Vorderwinkler (1957) attributes the discovery of contact feeding to the aquatic photographer Gene Wolfsheimer, who most certainly photographed the event prior to 1957, but I believe the Merstens or possibly Hartel should get credit. I don’t have an extensive library of German aquarium books of 1936 or older, but my 1943 Aquarienkunde by Kramer, which has an entry for discus, makes no mention of their breeding (while detailing the same for angelfish on the preceeding page).
Whoever did it, the mystery was finally solved! To put this achievement in its proper context, Vorderwinkler (1957) wrote that “more than 67,000 specimens of this fish” had been imported from South America since their introduction in 1921 (actually, 1932), most of them after planes replaced ships as the mode of transport in the 1940s and ’50s. However, “only a few successful spawnings have been reported up to the present time.”
I have reviewed the scant published reports above. These days, spawning discus is commonplace, as the sheer number of advertisements for aquarium-raised stock that appear in the back pages of our hobby magazines will attest to. Indeed, aquarium-raised stock, now several tens of generations removed from wild parents, and highly inbred and selected for coloration and finnage, are arguably no more difficult to spawn than their angelfish counterparts.
For my money, the true measure of a discus breeder is whether she/he can successfully spawn wild discus. (However, raising and developing quality cultivated stock is another challenging matter!) Again, I have no experience in this regard, so I will direct you elsewhere for more explicit information (e.g., Schulze, 1988, etc.).
As I have said so many times in this series, by giving fish what they need relative to how they live in the wild, you shouldn’t be able to stop them from spawning! On the other hand, I’ve personally yet to spawn wild discus (though aquarium-bred specimens were a snap), but I know several aquarists who have. Our hats should be off to the few successful pioneers that provided the founding stock of captive-reared discus from which all strains have been derived.
But to breed discus, you first need a pair of compatible fish. Now, there are two problems in achieving a compatible pair, as I see it.
First, wild discus, imported almost exclusively as adults, are expensive! So putting together a group, say four or six individuals, can be prohibitively expensive. Yet, this is probably the best way to get that pair — allowing them to pick each other.
Sexing discus can be problematic, although several guidelines have been given in various books (i.e., body shape, intensity of coloration, shape of dorsal and anal fins). Schulze (1988) suggests the following. Females are more rounded in shape and males are slightly more elongate — he reports a 70-percent success rate in sexing by this method. While I don’t doubt that experts can sex discus with some success, particularly when dealing with their own cultivated strains, you and I, with less experience, might have some difficulty.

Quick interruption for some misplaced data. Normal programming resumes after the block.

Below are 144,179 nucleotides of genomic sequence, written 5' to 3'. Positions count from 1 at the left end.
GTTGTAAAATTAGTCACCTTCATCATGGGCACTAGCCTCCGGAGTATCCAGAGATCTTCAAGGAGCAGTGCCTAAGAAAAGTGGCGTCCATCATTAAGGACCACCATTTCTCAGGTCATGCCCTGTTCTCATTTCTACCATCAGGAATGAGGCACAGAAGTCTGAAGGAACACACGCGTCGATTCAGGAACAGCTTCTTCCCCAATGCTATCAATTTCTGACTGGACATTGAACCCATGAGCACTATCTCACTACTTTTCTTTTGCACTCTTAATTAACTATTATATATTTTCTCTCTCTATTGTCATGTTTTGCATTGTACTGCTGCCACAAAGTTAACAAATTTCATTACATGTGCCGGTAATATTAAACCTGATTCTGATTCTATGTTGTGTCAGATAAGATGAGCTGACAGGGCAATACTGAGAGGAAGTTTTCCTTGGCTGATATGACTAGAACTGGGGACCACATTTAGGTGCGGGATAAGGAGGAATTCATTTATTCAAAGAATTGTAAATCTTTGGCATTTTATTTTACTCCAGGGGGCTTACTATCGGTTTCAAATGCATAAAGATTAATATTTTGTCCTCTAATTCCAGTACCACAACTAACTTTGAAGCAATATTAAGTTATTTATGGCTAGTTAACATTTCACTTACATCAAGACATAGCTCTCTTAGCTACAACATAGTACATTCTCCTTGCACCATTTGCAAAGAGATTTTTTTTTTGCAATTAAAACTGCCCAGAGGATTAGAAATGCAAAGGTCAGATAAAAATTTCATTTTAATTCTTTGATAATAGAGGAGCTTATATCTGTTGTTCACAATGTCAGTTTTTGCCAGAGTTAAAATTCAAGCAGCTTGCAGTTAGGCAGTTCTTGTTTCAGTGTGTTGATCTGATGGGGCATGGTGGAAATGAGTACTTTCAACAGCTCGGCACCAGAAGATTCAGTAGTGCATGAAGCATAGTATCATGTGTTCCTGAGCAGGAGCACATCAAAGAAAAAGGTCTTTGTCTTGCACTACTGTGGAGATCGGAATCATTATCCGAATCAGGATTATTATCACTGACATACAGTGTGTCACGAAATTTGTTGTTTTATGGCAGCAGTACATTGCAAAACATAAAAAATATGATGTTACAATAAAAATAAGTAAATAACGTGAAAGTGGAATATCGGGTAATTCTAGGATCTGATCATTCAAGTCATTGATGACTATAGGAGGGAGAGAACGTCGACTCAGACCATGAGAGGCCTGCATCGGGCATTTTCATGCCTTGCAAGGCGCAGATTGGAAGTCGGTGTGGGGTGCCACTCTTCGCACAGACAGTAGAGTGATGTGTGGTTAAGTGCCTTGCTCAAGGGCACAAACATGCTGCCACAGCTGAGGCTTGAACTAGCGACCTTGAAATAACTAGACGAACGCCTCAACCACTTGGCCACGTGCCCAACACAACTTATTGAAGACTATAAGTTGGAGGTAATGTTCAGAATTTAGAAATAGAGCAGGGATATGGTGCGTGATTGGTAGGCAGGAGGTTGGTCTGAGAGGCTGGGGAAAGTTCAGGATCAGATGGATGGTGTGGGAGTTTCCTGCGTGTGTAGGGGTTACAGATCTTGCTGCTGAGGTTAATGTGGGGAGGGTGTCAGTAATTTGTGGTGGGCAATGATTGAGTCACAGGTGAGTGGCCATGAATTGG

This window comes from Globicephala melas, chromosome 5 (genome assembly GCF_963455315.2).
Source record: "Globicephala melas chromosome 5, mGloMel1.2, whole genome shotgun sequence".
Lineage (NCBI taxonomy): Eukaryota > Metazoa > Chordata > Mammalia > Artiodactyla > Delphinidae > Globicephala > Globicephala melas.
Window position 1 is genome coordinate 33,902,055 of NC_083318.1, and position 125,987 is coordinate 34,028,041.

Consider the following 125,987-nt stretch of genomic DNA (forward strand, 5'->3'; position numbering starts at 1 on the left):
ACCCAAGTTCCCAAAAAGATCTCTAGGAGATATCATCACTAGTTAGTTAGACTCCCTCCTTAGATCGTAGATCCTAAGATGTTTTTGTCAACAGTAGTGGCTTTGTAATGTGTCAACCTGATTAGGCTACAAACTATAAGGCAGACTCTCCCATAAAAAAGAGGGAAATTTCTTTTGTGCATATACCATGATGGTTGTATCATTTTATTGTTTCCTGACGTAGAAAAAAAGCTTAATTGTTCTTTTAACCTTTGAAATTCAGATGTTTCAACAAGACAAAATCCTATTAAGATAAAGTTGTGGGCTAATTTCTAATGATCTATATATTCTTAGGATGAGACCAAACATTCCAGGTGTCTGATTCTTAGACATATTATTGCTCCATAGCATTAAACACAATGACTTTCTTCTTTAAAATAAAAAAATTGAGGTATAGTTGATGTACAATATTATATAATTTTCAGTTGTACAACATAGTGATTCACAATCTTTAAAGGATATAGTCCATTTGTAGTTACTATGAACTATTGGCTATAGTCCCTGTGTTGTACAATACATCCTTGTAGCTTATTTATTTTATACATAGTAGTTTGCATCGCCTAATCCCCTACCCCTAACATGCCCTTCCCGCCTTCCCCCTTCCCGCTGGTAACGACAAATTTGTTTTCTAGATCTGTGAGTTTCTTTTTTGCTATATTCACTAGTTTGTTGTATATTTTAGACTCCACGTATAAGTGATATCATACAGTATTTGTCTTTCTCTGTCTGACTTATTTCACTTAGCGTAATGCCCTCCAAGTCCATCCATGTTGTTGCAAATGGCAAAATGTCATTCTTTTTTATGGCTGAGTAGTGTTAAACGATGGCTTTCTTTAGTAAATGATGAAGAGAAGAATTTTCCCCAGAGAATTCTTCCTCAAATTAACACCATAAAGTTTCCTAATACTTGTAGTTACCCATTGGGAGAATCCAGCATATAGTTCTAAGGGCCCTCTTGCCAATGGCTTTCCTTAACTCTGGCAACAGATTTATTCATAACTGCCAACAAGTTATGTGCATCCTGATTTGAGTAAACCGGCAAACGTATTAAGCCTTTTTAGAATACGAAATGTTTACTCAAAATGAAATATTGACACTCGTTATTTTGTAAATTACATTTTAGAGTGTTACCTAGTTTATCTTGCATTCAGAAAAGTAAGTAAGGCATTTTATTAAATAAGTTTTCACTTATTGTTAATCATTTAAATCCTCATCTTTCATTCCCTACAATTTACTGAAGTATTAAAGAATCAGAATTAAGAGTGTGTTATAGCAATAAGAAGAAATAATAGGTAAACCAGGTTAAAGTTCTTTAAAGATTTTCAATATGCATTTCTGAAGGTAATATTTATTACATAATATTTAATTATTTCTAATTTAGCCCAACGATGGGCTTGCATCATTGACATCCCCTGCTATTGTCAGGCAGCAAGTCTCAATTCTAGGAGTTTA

Another approach, and one that I have advocated for obtaining pairs of other adult and expensive cichlid fish, is to spend a good deal of time watching the group interact in your dealer’s aquarium. If they are healthy, and in relatively good condition, you may be able to see courtship activity — genital ramming, gill flaring, face-offs — instead of simple chasing by the dominant fish. Possible pairs will often act like pairs even in your dealer’s aquarium.
But be prepared to be wrong! You may have to divide the two fish initially until both are brought into the best of health, or you may simply have guessed incorrectly and may have to add a third fish to the mix. If so, please keep a close watch on the trio. If a pair forms, the two will maul and eventually kill the third fish. For this reason, I think that if you can afford it, a group of four to eight individuals is best, and certainly more appealing from an aesthetic point of view, assuming you have a large enough aquarium (70 gallons or larger) to house them, with enough shelter provided.
The other problem has been raised by Weiss (1995, and personal communication). Namely, collectors and exporters sort the discus by color types and often end up segregating the sexes that way. For instance, Weiss believes that the so-called “Rio Negro Heckel” are actually females of the “Blue-Headed Heckel,” and that individuals sold as “Blue Discus” are males whose prospective mates are plainer and sold as “Brown Discus.”
So by selecting only the most highly colored individuals from an importation, you may only be getting males. Or, worse, there may be no females in the shipment at all because they were sorted out by the collectors and sold as less-colorful morphs. I have neither the direct experience collecting or breeding wild discus to know if this is actually the case. However, Weiss, as a large-scale importer of wild discus who has traveled to Brazil several times to participate in and oversee their capture, has seen a lot of discus.
Assuming a compatible pair and good conditioning, along with the proper environmental releasers (e.g., temperature and water chemistry coupled with water changes), the spawning of wild discus is not unlike the same experience with wild angelfish. The eggs are typically hung on a vertical surface and guarded and fanned by the parents. Care should be taken not to spook them, with the typical result being egg-eating.
Fry hatch out on typical cichlid fish schedule (about three to four days) and wriggle for awhile as they absorb their yolk sac. The parents will often move them around — in pits or hanging them from aquatic plants — until they become free-swimming. At this point, the parents’ copious slime will provide the first nutrition.